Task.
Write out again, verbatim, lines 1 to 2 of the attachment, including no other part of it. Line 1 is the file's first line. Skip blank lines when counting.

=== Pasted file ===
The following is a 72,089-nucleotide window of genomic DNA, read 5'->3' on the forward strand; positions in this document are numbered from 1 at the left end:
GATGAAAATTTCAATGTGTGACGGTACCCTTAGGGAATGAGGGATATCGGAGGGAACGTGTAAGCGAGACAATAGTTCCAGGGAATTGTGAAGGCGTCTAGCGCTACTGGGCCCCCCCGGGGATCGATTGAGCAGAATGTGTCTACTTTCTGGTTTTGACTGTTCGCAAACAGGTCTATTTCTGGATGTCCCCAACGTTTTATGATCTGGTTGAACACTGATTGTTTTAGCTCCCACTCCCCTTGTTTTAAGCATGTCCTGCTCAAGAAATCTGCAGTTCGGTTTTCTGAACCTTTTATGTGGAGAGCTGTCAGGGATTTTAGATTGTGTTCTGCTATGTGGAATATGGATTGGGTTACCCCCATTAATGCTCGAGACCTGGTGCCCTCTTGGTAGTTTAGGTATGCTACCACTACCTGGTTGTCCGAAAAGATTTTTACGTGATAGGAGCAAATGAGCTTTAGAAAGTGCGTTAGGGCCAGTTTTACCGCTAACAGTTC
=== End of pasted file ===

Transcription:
The following is a 72,089-nucleotide window of genomic DNA, read 5'->3' on the forward strand; positions in this document are numbered from 1 at the left end:
GATGAAAATTTCAATGTGTGACGGTACCCTTAGGGAATGAGGGATATCGGAGGGAACGTGTAAGCGAGACAATAGTTCCAGGGAATTGTGAAGGCGTCTAGCGCTACTGGGCCCCCCCGGGGATCGATTGAGCAGAATGTGTCTACTTTCTGGTTTTGACTGTTCGCAAACAGGTCTATTTCTGGATGTCCCCAACGTTTTATGATCTGGTTGAACACTGATTGTTTTAGCTCCCACTCCCCTTGTTTTAAGCATGTCCTGCTCAAGAAATCTGCAGTTCGGTTTTCTGAACCTTTTATGTGGAGAGCTGTCAGGGATTTTAGATTGTGTTCTGCTATGTGGAATATGGATTGGGTTACCCCCATTAATGCTCGAGACCTGGTGCCCTCTTGGTAGTTTAGGTATGCTACCACTACCTGGTTGTCCGAAAAGATTTTTACGTGATAGGAGCAAATGAGCTTTAGAAAGTGCGTTAGGGCCAGTTTTACCGCTAACAGTTC